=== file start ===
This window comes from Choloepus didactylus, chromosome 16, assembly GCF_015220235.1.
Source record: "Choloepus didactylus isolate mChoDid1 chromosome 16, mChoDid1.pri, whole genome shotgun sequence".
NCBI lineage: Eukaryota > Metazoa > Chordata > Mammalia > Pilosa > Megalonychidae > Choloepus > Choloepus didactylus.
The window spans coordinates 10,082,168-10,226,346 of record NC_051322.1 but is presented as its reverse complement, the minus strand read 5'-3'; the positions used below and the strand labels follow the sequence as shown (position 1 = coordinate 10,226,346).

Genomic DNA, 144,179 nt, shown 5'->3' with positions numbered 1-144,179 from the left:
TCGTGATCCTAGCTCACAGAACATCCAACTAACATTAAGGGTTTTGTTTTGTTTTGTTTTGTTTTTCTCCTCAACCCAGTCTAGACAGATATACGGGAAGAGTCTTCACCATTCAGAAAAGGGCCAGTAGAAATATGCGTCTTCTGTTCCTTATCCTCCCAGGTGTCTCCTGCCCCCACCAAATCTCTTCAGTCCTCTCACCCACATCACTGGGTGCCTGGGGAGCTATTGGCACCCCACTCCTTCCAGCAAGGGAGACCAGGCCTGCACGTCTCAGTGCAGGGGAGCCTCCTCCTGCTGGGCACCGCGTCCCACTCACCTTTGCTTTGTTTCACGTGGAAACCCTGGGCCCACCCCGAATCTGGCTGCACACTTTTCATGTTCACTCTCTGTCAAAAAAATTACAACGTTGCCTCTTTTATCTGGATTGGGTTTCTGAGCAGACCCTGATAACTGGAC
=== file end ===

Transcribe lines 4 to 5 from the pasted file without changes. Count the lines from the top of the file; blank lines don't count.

The window spans coordinates 10,082,168-10,226,346 of record NC_051322.1 but is presented as its reverse complement, the minus strand read 5'-3'; the positions used below and the strand labels follow the sequence as shown (position 1 = coordinate 10,226,346).

Genomic DNA, 144,179 nt, shown 5'->3' with positions numbered 1-144,179 from the left: